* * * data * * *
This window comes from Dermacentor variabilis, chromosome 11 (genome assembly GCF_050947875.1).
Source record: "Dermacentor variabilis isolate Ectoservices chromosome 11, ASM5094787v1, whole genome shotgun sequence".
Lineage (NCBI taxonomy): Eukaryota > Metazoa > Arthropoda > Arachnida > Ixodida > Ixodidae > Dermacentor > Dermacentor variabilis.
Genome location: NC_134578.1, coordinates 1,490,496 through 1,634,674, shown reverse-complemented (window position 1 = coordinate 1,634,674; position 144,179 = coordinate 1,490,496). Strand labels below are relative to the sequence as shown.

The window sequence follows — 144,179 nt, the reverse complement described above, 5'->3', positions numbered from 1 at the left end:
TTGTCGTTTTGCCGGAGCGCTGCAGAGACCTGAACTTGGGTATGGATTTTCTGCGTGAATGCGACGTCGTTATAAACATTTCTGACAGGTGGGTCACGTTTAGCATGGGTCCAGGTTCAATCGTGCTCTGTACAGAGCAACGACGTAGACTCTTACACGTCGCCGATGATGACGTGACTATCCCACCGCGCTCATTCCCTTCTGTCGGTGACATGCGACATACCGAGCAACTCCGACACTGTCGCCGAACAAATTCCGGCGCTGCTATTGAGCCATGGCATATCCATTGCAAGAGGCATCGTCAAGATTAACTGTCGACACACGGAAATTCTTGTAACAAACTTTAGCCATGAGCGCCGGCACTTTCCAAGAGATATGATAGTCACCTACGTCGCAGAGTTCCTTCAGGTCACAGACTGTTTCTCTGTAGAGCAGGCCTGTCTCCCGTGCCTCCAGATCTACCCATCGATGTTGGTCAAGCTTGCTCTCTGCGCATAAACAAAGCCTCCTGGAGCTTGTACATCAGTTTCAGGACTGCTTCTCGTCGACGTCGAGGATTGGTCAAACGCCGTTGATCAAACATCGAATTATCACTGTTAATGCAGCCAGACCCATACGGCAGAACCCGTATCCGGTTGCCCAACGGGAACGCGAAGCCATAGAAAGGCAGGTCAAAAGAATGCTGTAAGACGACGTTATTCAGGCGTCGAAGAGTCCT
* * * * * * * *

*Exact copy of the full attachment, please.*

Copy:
This window comes from Dermacentor variabilis, chromosome 11 (genome assembly GCF_050947875.1).
Source record: "Dermacentor variabilis isolate Ectoservices chromosome 11, ASM5094787v1, whole genome shotgun sequence".
Lineage (NCBI taxonomy): Eukaryota > Metazoa > Arthropoda > Arachnida > Ixodida > Ixodidae > Dermacentor > Dermacentor variabilis.
Genome location: NC_134578.1, coordinates 1,490,496 through 1,634,674, shown reverse-complemented (window position 1 = coordinate 1,634,674; position 144,179 = coordinate 1,490,496). Strand labels below are relative to the sequence as shown.

The window sequence follows — 144,179 nt, the reverse complement described above, 5'->3', positions numbered from 1 at the left end:
TTGTCGTTTTGCCGGAGCGCTGCAGAGACCTGAACTTGGGTATGGATTTTCTGCGTGAATGCGACGTCGTTATAAACATTTCTGACAGGTGGGTCACGTTTAGCATGGGTCCAGGTTCAATCGTGCTCTGTACAGAGCAACGACGTAGACTCTTACACGTCGCCGATGATGACGTGACTATCCCACCGCGCTCATTCCCTTCTGTCGGTGACATGCGACATACCGAGCAACTCCGACACTGTCGCCGAACAAATTCCGGCGCTGCTATTGAGCCATGGCATATCCATTGCAAGAGGCATCGTCAAGATTAACTGTCGACACACGGAAATTCTTGTAACAAACTTTAGCCATGAGCGCCGGCACTTTCCAAGAGATATGATAGTCACCTACGTCGCAGAGTTCCTTCAGGTCACAGACTGTTTCTCTGTAGAGCAGGCCTGTCTCCCGTGCCTCCAGATCTACCCATCGATGTTGGTCAAGCTTGCTCTCTGCGCATAAACAAAGCCTCCTGGAGCTTGTACATCAGTTTCAGGACTGCTTCTCGTCGACGTCGAGGATTGGTCAAACGCCGTTGATCAAACATCGAATTATCACTGTTAATGCAGCCAGACCCATACGGCAGAACCCGTATCCGGTTGCCCAACGGGAACGCGAAGCCATAGAAAGGCAGGTCAAAAGAATGCTGTAAGACGACGTTATTCAGGCGTCGAAGAGTCCT